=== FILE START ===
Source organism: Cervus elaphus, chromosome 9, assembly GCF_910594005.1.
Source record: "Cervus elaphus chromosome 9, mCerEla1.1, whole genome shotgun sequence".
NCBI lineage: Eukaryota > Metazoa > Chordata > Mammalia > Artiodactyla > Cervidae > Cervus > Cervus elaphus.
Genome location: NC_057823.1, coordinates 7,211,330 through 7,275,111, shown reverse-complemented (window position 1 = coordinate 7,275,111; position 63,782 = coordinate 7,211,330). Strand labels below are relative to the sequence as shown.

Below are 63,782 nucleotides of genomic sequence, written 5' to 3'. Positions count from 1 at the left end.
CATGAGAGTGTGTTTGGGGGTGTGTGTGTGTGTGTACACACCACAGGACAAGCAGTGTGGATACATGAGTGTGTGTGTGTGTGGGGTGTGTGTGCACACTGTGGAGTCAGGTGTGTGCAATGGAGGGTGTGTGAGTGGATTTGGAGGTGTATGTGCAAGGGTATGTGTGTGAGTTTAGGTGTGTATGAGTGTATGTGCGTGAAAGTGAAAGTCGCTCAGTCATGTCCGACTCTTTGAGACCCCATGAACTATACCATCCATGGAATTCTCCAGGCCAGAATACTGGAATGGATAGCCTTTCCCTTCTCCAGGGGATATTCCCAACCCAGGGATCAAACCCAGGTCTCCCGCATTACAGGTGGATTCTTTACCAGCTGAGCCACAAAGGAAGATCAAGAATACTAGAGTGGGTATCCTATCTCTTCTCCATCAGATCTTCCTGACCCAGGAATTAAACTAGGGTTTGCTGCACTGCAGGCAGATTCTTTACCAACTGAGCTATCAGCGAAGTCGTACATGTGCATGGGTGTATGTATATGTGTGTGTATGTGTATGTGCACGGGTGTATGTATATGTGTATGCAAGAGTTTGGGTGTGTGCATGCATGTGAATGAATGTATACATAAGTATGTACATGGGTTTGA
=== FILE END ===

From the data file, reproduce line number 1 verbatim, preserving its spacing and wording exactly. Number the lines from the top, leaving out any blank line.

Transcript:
Source organism: Cervus elaphus, chromosome 9, assembly GCF_910594005.1.